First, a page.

Sewer Pipe Ruptures, Waste Spills into Russian River

It's unknown how many gallons spilled into the river.

Patch file photo.
Patch file photo.
By Bay City News Service

A 16-inch diameter underground sewer pipe ruptured early this afternoon in Guerneville, spilling untreated wastewater into the Russian River, a spokeswoman for the Sonoma County Water Agency said.

The spill at the corner of Beach and Orchard avenues was discovered at 12:20 p.m.

A resident in the area noticed a small leak in the pipe around 11 p.m. Wednesday, and repair crews were at the scene this afternoon when the pipe ruptured, Sonoma County Water Agency spokesman Brad Sherwood said.

The majority of the spill, estimated at 30,000 to 40,000 gallons per hour, is being pumped into eight tanker trucks and taken to the Russian River County Sanitation District Treatment Plant at Vacation Beach about one-quarter mile from the spill, Sherwood said.

The treatment plant, built in 1983, handles an average of 300,000 gallons of wastewater a day in dry weather and is capable of handling 710,000 gallons.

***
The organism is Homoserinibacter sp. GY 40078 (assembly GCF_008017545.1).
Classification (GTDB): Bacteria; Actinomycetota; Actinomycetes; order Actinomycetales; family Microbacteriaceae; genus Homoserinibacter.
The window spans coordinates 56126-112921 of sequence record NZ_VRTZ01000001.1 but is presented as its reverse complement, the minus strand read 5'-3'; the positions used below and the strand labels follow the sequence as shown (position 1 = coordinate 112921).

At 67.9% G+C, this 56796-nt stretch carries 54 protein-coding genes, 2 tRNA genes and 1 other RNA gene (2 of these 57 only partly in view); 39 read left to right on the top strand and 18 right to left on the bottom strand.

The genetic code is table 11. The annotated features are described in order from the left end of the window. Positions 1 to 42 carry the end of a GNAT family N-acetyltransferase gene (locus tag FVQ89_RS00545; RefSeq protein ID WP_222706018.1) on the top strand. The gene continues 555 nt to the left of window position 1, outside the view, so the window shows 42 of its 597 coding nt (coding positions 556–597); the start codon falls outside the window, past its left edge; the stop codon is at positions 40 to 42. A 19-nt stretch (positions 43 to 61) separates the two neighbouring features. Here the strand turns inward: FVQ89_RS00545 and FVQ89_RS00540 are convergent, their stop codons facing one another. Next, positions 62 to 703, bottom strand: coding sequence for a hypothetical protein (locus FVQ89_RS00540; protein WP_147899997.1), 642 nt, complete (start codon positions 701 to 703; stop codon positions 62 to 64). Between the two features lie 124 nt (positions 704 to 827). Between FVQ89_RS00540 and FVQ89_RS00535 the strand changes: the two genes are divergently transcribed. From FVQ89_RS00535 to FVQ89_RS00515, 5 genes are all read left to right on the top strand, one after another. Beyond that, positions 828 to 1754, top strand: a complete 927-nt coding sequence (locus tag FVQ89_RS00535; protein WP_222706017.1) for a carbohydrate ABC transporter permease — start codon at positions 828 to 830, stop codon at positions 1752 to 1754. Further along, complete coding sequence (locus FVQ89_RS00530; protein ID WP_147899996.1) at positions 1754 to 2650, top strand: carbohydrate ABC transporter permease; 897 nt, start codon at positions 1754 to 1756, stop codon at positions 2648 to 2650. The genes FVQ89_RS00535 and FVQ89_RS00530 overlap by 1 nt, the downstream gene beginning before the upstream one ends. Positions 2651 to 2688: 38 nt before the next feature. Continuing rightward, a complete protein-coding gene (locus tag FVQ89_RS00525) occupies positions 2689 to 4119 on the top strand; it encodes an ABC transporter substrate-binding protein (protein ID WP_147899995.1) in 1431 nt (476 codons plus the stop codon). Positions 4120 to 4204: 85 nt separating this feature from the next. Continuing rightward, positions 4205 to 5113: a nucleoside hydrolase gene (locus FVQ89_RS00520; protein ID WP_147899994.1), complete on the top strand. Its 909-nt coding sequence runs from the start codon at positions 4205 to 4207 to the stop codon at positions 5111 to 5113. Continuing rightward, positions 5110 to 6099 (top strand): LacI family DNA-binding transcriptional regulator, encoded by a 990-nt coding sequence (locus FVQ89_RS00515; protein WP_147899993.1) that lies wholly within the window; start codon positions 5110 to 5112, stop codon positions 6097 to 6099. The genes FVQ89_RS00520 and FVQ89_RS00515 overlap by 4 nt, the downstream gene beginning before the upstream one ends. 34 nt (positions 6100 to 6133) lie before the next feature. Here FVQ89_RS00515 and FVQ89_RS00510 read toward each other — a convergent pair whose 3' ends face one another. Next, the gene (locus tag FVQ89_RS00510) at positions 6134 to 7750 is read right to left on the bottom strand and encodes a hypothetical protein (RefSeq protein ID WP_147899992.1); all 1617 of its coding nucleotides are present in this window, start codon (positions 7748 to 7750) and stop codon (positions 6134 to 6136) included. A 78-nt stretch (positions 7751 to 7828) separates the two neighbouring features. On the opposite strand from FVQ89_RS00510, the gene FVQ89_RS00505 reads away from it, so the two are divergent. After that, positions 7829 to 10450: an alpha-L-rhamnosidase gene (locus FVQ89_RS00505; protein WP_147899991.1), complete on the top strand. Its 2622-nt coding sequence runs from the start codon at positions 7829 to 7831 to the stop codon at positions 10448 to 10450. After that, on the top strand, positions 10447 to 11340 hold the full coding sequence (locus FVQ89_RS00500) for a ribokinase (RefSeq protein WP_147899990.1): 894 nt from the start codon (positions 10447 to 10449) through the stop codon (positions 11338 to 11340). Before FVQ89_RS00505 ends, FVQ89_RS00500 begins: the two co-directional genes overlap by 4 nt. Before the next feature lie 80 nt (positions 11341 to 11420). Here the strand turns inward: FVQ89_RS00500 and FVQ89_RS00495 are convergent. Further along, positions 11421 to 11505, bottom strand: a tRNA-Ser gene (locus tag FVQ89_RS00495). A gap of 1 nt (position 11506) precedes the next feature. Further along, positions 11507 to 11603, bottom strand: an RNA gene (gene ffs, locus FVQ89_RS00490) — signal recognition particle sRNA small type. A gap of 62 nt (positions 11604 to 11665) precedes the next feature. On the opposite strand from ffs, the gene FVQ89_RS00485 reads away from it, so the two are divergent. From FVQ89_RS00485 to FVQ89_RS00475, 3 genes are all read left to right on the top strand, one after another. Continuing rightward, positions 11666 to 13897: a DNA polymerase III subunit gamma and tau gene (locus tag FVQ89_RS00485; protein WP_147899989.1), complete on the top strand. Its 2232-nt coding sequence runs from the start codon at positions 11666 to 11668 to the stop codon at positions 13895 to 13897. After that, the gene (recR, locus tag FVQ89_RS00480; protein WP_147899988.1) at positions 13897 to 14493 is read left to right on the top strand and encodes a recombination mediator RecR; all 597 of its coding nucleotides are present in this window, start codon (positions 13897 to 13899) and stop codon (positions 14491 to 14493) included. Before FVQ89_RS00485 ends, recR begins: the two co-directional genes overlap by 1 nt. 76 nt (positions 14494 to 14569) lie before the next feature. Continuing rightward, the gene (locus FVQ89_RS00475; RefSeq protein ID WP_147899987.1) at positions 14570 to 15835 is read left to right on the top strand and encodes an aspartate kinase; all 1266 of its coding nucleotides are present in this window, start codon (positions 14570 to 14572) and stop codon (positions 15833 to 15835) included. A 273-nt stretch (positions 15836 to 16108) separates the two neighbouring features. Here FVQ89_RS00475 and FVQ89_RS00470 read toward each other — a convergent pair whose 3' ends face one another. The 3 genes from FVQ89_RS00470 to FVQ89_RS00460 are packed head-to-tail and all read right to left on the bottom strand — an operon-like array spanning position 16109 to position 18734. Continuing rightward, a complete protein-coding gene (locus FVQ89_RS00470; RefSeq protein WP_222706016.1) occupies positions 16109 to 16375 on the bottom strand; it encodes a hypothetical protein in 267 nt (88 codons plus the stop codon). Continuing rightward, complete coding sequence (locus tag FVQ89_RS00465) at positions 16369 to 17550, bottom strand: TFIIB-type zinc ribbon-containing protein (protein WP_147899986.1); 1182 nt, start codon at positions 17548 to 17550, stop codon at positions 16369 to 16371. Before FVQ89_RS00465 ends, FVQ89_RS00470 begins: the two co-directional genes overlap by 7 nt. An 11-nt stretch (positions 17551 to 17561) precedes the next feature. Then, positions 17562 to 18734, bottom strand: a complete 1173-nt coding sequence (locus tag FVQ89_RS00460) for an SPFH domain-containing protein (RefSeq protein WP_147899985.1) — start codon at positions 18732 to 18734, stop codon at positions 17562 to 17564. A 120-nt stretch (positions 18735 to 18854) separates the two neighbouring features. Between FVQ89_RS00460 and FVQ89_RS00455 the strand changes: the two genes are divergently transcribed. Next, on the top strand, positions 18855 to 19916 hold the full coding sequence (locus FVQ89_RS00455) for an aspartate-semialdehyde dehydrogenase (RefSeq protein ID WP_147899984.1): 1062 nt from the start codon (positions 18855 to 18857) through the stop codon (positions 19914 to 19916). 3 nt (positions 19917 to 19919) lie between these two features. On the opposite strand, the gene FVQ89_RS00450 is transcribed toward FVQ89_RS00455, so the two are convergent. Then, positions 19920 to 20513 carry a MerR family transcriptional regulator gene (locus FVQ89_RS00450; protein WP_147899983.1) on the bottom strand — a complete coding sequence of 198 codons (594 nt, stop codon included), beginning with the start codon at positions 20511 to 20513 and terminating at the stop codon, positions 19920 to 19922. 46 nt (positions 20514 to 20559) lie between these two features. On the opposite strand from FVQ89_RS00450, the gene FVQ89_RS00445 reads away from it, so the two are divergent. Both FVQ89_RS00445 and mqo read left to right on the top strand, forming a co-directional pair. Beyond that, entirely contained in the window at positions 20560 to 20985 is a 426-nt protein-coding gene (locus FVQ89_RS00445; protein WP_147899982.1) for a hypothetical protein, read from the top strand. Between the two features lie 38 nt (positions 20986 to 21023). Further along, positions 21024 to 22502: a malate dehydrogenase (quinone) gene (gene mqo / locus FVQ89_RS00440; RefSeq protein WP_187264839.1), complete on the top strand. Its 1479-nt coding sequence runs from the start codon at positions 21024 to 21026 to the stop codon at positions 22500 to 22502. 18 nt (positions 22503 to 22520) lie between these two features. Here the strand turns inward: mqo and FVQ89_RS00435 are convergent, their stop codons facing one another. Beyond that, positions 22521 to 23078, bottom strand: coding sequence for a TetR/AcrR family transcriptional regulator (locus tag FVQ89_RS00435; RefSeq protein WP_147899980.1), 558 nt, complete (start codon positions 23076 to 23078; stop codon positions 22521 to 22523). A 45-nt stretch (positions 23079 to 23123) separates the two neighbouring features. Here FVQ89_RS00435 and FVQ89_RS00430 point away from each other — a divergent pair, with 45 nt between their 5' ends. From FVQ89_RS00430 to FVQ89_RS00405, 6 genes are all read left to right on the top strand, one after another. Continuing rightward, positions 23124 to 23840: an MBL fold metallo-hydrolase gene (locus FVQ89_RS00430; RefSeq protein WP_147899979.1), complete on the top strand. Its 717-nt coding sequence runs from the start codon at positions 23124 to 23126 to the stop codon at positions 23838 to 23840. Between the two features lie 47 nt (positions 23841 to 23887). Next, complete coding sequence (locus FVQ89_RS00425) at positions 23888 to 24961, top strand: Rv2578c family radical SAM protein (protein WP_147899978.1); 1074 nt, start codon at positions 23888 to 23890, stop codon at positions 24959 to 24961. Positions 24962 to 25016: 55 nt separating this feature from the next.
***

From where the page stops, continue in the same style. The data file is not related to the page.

It's unknown how many gallons spilled into the river, but because of the heavy rain last weekend, the river is currently flowing at 1,900 cubic feet per second in the area, Sherwood said.

"There are no physical signs of environmental impacts," Sherwood said.

The pipe that ruptured is at least 50 years old, Sherwood said. Crews will install 10 to 12 feet of mortar-lined pipes to replace the broken section of pipe, Sherwood said.

"We hope to wrap this up Friday morning," Sherwood said.

The Sweetwater Springs Water District said the drinking water it provides to Guerneville residents is safe.

"We turned off our wells and are using water in our storage tanks until the leak is fixed, so we need customers to cut back water use today and tomorrow until notice is given that the wells are back on," the District's general manager Steve Mack said.

Wastewater maintenance and work crews, including biologists, responded to the sewage spill, and the North Coast Regional Water Quality Control Board, California Department of Fish and Wildlife, Sonoma County Health Services and Fire and Emergency Services were notified, Sherwood said.

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